Pioneering Saudi farm techniques bear fruit

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Updated 23 September 2013
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Pioneering Saudi farm techniques bear fruit

Saudi Arabia has unveiled a new vision for agriculture through collaboration, which aims to deliver food security, environmental sustainability and economic opportunity.
This new vision, which stresses the need to produce more food with fewer resources and reinvigorating rural economies, was unveiled by Agriculture Minister Fahd Balghunaim to coincide with National Day celebrations..
Balghonaim, who gave an overview of the agricultural production in the Kingdom, called on leaders of business, farmers and development partners “to work together” to achieve sustainable agricultural growth.
“Saudi Arabia would like to be an effective element in increasing agricultural productivity,” said the minister, while asserting that the Kingdom would like to be an effective element in the world to increase agrarian production by improving agricultural productivity at the domestic front.
He maintained that “there are many alternatives to fulfill the domestic requirement and the ministry is working out several plans to cover the market demand.”
The minister, however, expressed concern that the Kingdom so far had not achieved self-sufficiency in poultry and vegetable segment.
“What has been achieved is only sufficiency in eggs supplies,” he said.
Saudi Arabia produces 42 percent of domestic poultry consumption and 85 percent of the vegetables consumption, Balghonaim said.
He said: “There is no shortage in vegetables, despite the political issues in Syria as we have almost achieved self-sufficiency in this field and for remaining 15 percent of the market demand, there are many alternatives to cover up the requirement.”
He said: “There is a new trend of farming in the greenhouses for the production of larger quantities of vegetables.”
Moreover, we encourage the private sector for investment in agriculture,” he added.
Referring to a shortage for tomatoes the market, he said: “We want Morocco to export tomatoes to the Kingdom to meet the shortfall in the domestic market.”
Saudi Arabia signed two deals worth SR560 million recently to build a wheat silo and a flour mill at Jazan Port to raise its storage capacity to more than three million tons of wheat from around two million tons in two years, enough to cover its annual consumption, according to the minister.
The new Jazan silo will have a capacity of 120,000 tons of wheat.
Balghonaim, who also heads the country’s state-run Grain Silos and Flour Mills Organization (GSFMO), said the second contract was to build a mill with the capacity to process 600 tons of wheat a day.
Both projects will be completed soon.
In October, Waleed El-Khereiji, director general of GSFMO said various projects were already under way to add 710,000 tons of wheat storage capacity.
Saudi Arabia plans to import more wheat this year following an increase in consumption and a planned decrease in local purchases.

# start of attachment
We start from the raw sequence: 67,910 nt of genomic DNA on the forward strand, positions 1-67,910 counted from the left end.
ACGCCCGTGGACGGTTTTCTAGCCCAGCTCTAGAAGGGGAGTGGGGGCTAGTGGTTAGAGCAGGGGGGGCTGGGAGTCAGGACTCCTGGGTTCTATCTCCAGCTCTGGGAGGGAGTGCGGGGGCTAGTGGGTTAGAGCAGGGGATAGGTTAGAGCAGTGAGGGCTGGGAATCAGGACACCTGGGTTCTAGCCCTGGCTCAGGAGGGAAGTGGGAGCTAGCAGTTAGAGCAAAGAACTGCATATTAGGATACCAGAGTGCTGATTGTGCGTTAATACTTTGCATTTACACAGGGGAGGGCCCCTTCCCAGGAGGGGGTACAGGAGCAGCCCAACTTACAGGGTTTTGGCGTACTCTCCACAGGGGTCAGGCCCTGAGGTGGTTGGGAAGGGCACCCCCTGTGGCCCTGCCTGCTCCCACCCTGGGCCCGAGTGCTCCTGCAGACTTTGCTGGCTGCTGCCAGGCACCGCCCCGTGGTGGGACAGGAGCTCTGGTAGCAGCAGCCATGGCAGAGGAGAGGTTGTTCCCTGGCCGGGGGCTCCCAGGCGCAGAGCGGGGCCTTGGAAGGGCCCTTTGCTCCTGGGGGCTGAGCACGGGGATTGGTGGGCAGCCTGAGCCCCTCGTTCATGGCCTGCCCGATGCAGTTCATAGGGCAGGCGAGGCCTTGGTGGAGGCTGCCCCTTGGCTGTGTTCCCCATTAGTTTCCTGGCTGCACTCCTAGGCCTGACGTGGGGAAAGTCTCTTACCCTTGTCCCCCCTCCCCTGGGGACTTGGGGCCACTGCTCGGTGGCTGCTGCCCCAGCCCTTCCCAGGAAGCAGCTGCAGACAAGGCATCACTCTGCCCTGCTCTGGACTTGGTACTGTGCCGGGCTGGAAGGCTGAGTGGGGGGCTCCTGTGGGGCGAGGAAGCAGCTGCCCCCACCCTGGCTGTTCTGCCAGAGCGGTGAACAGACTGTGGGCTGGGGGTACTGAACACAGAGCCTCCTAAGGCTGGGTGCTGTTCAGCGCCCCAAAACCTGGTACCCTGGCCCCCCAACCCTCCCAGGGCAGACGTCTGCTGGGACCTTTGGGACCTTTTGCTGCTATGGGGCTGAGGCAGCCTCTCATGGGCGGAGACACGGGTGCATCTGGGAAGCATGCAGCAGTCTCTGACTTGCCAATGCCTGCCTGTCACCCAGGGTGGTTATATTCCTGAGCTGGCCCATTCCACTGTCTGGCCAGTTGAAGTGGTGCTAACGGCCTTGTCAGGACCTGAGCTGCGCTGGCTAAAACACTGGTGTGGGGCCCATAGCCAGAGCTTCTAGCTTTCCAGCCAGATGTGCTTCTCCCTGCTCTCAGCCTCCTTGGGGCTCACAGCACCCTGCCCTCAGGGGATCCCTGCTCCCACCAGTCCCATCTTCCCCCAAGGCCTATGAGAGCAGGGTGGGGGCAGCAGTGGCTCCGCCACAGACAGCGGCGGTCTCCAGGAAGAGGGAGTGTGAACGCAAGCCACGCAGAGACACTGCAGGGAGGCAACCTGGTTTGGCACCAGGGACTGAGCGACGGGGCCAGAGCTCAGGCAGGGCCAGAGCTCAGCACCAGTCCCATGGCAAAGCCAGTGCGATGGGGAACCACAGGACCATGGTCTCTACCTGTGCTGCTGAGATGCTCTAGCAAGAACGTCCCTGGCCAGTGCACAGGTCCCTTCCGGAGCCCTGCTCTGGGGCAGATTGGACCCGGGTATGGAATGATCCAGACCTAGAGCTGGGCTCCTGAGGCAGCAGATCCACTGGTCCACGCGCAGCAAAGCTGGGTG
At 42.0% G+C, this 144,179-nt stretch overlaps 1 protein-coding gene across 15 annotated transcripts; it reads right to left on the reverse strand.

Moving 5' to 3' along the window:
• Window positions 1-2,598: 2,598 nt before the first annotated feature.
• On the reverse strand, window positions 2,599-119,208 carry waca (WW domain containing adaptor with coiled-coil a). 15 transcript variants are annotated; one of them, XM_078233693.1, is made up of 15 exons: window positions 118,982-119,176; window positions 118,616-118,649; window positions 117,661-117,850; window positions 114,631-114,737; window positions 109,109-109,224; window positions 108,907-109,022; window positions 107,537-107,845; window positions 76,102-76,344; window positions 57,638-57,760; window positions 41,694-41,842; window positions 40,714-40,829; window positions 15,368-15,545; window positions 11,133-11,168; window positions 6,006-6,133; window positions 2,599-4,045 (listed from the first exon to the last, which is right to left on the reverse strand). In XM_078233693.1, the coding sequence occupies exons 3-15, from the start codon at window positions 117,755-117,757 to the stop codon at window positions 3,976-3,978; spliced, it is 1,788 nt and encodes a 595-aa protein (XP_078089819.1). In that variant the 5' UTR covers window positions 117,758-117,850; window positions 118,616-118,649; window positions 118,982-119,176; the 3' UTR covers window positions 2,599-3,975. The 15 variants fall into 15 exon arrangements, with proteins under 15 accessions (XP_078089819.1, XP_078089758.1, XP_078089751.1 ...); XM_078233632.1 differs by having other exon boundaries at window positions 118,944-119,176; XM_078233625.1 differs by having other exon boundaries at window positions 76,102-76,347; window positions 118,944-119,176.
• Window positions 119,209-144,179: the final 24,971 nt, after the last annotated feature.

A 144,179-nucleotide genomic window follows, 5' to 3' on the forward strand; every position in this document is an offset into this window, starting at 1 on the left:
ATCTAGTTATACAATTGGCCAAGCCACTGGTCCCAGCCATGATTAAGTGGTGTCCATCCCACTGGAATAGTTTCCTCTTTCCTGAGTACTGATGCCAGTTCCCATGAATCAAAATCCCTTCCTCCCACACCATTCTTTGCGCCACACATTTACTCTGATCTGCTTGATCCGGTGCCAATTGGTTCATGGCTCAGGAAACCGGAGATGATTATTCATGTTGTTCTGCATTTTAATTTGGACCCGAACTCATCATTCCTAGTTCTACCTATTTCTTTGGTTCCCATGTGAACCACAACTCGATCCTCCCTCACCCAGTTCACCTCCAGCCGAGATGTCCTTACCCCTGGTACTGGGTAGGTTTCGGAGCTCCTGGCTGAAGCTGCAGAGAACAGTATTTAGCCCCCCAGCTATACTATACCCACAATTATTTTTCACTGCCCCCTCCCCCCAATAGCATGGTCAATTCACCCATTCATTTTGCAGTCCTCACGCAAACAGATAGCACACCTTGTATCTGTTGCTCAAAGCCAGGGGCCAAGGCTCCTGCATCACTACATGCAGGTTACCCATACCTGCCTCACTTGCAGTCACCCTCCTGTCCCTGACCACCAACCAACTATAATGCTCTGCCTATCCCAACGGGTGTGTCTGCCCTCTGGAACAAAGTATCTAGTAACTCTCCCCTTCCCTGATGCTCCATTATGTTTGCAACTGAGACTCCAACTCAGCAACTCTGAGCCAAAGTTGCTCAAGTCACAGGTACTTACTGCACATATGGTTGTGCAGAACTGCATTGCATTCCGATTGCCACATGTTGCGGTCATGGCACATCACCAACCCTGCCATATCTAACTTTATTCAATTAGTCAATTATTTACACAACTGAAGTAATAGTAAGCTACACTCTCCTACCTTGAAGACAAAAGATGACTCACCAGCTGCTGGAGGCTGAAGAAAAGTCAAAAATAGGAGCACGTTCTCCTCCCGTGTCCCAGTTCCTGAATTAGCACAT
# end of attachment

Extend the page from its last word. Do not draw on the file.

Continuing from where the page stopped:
The Kingdom abandoned plans for self-sufficiency in wheat in 2008 and aims to be 100 percent reliant on imports by 2016 in order to save water, said Balghonaim, adding that the country has the advantages in terms of financial experience, agricultural management.
Moreover, it maintains good relations with almost all countries to meet its agrarian requirements, the minister said.
Referring to the growth of agriculture sector and its positive impact on economy, he said Saudi Arabia’s agriculture and food sectors are expected to sustain a combined annual growth of 18.5 percent, driven by a rising population and strong consumer spending.
Food sales in the Kingdom account for around half of the domestic retail market and are expected to be worth almost $70 billion by 2016.
According to a report, Saudi Arabia’s food consumption is expected to grow by 4.2 percent between 2011 and 2015, driven by factors such as rising income levels, population growth, lifestyle shifts, and a thriving domestic economy.
The Saudi government has already allocated around $15 billion for the agricultural sector this year for projects and initiatives aimed at meeting demand.
The Saudi government is also encouraging more rapport and collaboration between the public and private sectors to ensure food security in the Kingdom, which ranks as the Middle East’s largest individual food importer and the largest market in the region for agro-food products and technologies.
The Ministry of Agriculture is heavily involved in the agriculture industry as the ministry is primarily responsible for the agricultural policies in the nation.
The private sector has been playing a major role as the Saudi government offers long-term interest free loans, along with low-cost water, fuel, electricity and duty-free imports of raw materials and machinery.
While Saudi Arabia is also the region’s largest food producer, representing 74.1 percent of total production in the GCC, it imports more than $14.2 billion worth of food and beverage products each year to meet its consumption demands.
According to BMI’s recent Q1 2013 report, this will rise to $35.2 billion by 2020.
Analysts also predict the country’s changing dietary pattern from carbohydrate-rich to protein-rich and high-value food products will create new opportunities for food companies in the Kingdom.